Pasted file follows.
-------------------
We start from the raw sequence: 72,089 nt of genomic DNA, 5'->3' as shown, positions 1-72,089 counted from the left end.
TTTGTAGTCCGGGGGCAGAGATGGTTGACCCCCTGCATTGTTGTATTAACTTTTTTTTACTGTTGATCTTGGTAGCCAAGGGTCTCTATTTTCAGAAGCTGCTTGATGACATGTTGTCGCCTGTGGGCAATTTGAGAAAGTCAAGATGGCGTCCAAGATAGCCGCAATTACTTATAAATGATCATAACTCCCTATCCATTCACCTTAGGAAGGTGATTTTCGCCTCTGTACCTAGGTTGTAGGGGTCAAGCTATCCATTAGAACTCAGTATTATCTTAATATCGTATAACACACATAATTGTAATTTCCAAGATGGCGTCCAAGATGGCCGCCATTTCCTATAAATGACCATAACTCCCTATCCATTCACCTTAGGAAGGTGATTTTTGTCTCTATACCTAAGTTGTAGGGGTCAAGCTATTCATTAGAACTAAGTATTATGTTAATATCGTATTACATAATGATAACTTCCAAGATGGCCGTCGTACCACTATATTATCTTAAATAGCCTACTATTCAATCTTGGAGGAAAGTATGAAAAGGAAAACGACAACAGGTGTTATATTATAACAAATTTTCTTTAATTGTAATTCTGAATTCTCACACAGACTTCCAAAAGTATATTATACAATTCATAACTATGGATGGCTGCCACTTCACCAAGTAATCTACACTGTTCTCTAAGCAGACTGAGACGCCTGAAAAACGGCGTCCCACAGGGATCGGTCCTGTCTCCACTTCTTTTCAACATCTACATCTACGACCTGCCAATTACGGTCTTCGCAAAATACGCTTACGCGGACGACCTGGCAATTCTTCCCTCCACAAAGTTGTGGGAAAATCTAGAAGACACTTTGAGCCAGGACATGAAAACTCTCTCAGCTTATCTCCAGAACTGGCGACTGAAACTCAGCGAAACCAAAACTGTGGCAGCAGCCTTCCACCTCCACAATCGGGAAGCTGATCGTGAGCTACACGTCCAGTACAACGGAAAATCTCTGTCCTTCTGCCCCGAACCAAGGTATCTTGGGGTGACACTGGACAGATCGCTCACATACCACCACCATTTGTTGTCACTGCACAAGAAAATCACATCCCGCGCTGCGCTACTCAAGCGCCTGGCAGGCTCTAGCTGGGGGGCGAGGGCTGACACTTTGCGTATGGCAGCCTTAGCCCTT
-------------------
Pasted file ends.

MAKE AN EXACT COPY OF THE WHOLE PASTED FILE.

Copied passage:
We start from the raw sequence: 72,089 nt of genomic DNA, 5'->3' as shown, positions 1-72,089 counted from the left end.
TTTGTAGTCCGGGGGCAGAGATGGTTGACCCCCTGCATTGTTGTATTAACTTTTTTTTACTGTTGATCTTGGTAGCCAAGGGTCTCTATTTTCAGAAGCTGCTTGATGACATGTTGTCGCCTGTGGGCAATTTGAGAAAGTCAAGATGGCGTCCAAGATAGCCGCAATTACTTATAAATGATCATAACTCCCTATCCATTCACCTTAGGAAGGTGATTTTCGCCTCTGTACCTAGGTTGTAGGGGTCAAGCTATCCATTAGAACTCAGTATTATCTTAATATCGTATAACACACATAATTGTAATTTCCAAGATGGCGTCCAAGATGGCCGCCATTTCCTATAAATGACCATAACTCCCTATCCATTCACCTTAGGAAGGTGATTTTTGTCTCTATACCTAAGTTGTAGGGGTCAAGCTATTCATTAGAACTAAGTATTATGTTAATATCGTATTACATAATGATAACTTCCAAGATGGCCGTCGTACCACTATATTATCTTAAATAGCCTACTATTCAATCTTGGAGGAAAGTATGAAAAGGAAAACGACAACAGGTGTTATATTATAACAAATTTTCTTTAATTGTAATTCTGAATTCTCACACAGACTTCCAAAAGTATATTATACAATTCATAACTATGGATGGCTGCCACTTCACCAAGTAATCTACACTGTTCTCTAAGCAGACTGAGACGCCTGAAAAACGGCGTCCCACAGGGATCGGTCCTGTCTCCACTTCTTTTCAACATCTACATCTACGACCTGCCAATTACGGTCTTCGCAAAATACGCTTACGCGGACGACCTGGCAATTCTTCCCTCCACAAAGTTGTGGGAAAATCTAGAAGACACTTTGAGCCAGGACATGAAAACTCTCTCAGCTTATCTCCAGAACTGGCGACTGAAACTCAGCGAAACCAAAACTGTGGCAGCAGCCTTCCACCTCCACAATCGGGAAGCTGATCGTGAGCTACACGTCCAGTACAACGGAAAATCTCTGTCCTTCTGCCCCGAACCAAGGTATCTTGGGGTGACACTGGACAGATCGCTCACATACCACCACCATTTGTTGTCACTGCACAAGAAAATCACATCCCGCGCTGCGCTACTCAAGCGCCTGGCAGGCTCTAGCTGGGGGGCGAGGGCTGACACTTTGCGTATGGCAGCCTTAGCCCTT